President Nana Addo Dankwa Akufo-Addo yesterday launched a $97 million e-Justice project, a paperless court system that will comprehensively enhance the nation’s efforts at improving its justice delivery.
Funded by the World Bank, the project seeks to automate the existing manual filing systems within the courts registries, from filing of cases to the execution of court decisions.
It is also designed for the Judiciary to avoid the duplication of suit numbers, high cases processing time, handwritten documentation among others.
Launching the project, the President said social vices and crimes such as vigilantism, bank frauds, cyber frauds, illegal mining, identity thefts, stealing of public funds, bribery and corruption, criminal cartels and criminal behaviour in general, including assaults on and by law enforcement officers, must be dealt with expeditiously with the help of technology.
“The project is attempting to help ensure that the law keeps pace with technology, ending the age-old “missing dockets” phenomenon and endless litigations, which have plagued the efficient delivery of justice in the country for several years,” he added.
He said harnessing the power of technology was critical in maintaining the confidence of the people and shoring up the nation’s reputation that it worked in accordance with the rule of law.
The President said some litigants had felt shortchanged due to the cumbersome nature of the processes involved in filing cases, while others, along the line, had given up on the justice system.
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The President explained that the e-Justice project was providing an electronic platform for process filing, process serving, fee assessment and online payments and automatically assign cases to court and judges.
The paperless court system operates with a minimum human interface, and if what pertains in the recent paperless port system is anything to go by, then greater efficiency is guaranteed in the justice delivery system.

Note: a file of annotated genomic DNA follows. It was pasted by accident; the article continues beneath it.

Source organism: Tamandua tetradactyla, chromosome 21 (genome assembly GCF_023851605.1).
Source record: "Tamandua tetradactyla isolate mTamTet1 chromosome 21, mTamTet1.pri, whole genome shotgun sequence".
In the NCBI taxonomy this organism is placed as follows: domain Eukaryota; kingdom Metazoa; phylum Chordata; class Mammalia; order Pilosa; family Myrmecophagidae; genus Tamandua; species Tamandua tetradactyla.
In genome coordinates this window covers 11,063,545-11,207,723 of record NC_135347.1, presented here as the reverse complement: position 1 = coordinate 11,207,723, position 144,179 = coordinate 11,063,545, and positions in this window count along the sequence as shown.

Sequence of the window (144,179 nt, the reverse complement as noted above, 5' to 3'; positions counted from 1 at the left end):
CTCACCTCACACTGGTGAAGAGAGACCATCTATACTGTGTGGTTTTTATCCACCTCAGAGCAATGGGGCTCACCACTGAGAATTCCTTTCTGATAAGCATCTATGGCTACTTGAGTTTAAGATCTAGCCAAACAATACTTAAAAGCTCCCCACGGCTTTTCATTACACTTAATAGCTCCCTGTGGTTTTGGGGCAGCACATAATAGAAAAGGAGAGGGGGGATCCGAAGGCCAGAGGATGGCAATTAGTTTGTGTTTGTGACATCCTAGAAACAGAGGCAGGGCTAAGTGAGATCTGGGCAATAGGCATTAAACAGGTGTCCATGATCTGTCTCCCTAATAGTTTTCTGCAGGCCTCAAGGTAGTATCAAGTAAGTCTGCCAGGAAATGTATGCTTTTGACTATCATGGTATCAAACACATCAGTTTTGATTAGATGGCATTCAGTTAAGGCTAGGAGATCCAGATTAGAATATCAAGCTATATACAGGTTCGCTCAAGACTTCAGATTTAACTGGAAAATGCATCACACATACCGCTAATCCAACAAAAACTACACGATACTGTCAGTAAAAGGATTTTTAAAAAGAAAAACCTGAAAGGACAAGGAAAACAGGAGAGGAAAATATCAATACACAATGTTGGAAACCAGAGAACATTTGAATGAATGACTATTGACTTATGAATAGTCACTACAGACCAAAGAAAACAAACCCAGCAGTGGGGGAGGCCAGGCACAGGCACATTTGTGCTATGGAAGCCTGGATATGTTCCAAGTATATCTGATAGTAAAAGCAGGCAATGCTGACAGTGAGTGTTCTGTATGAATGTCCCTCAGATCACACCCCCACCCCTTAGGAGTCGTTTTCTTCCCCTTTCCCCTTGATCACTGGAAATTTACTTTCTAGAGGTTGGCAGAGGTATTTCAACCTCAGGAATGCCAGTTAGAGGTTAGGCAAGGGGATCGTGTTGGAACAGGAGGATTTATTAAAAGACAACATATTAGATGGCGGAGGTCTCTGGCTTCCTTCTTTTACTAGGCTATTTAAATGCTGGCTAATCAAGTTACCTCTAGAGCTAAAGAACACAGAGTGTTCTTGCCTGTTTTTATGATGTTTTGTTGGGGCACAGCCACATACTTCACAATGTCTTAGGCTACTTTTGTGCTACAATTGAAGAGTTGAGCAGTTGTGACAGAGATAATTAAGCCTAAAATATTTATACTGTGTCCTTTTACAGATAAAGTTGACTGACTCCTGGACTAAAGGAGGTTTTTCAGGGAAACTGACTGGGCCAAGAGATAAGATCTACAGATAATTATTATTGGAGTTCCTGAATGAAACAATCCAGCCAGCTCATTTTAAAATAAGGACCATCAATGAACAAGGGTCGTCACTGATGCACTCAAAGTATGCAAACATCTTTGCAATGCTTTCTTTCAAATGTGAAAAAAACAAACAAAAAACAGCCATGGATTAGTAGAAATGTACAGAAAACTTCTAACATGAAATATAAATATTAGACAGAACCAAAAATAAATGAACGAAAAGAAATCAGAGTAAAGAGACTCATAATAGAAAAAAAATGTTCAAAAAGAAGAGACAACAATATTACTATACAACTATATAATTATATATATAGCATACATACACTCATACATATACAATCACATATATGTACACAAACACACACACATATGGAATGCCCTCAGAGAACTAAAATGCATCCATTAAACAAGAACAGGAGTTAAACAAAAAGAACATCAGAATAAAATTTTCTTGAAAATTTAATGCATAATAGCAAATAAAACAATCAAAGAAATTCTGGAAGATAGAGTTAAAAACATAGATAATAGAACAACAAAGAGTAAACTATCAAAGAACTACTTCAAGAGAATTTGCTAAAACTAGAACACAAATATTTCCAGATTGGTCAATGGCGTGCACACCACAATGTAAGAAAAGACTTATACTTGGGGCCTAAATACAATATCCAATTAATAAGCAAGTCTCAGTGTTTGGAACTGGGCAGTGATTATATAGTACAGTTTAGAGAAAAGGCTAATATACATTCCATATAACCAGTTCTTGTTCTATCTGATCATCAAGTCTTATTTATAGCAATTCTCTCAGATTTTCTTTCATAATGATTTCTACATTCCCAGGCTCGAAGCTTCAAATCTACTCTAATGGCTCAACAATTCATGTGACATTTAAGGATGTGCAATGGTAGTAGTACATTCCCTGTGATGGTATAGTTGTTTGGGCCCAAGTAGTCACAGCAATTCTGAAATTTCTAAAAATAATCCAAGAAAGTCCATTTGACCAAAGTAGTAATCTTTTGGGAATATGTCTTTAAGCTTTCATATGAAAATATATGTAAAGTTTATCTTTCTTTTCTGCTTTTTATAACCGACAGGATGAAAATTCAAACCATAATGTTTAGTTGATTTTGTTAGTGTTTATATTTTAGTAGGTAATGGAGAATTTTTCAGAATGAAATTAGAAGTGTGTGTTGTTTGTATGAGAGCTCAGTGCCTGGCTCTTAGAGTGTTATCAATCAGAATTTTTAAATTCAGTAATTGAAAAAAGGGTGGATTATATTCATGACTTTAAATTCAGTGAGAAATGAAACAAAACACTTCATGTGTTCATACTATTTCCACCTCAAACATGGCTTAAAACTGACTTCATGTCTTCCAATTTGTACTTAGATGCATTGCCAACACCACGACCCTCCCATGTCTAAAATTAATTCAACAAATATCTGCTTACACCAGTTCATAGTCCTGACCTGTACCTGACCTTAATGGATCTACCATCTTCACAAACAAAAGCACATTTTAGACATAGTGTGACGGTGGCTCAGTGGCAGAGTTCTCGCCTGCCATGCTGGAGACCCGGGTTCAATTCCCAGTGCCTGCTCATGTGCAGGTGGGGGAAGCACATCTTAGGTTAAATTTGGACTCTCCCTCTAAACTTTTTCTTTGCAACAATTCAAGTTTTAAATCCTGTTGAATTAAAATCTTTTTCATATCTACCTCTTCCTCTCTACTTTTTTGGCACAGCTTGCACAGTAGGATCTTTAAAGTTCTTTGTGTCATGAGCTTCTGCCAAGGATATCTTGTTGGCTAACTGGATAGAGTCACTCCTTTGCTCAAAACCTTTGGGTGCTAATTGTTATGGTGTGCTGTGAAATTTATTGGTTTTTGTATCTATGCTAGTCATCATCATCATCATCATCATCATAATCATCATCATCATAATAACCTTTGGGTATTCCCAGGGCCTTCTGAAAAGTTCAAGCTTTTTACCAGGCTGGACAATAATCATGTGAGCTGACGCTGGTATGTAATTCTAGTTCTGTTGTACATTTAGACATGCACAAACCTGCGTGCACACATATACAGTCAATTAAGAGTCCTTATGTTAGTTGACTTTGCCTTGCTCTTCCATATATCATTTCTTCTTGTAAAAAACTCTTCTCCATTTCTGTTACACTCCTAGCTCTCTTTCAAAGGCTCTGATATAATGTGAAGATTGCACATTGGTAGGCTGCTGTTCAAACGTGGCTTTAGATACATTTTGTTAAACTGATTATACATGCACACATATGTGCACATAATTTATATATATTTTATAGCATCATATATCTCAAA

President Akufo-Addo urged all actors connected to the project to strive for excellence and demonstrate integrity in the use of the platform so that anyone, from the judge to lawyers and clients who would use the platform would be confident that justice would always be delivered.
He said the application of technology to the practice of law in the administration of justice would facilitate the nation’s ability to reach its justice delivery goals.
Quoting the mission statement of the Judicial Service of Ghana; “to resolve legal conflict according to law, impartially and efficiently to all persons without fear or favour, affection or ill will”, President Akufo-Addo expressed confidence that the e-Justice system would be one of the surest ways of diligently executing the duties of the Judicial Service.
Fast Track Court
He expressed the hope that the e-Justice project would not suffer the same fate that befell the Fast Track High courts, which he assisted in introducing in his capacity as Attorney-General and Minister of Justice during the Kufuor administration.
He quoted the case of Tsikata versus the Attorney-General, reported in the Ghana Law Report 2001/2002, in which the Supreme Court held on a five/four decision that the concept of the Fast Track High Court was unconstitutional and, therefore, struck it down.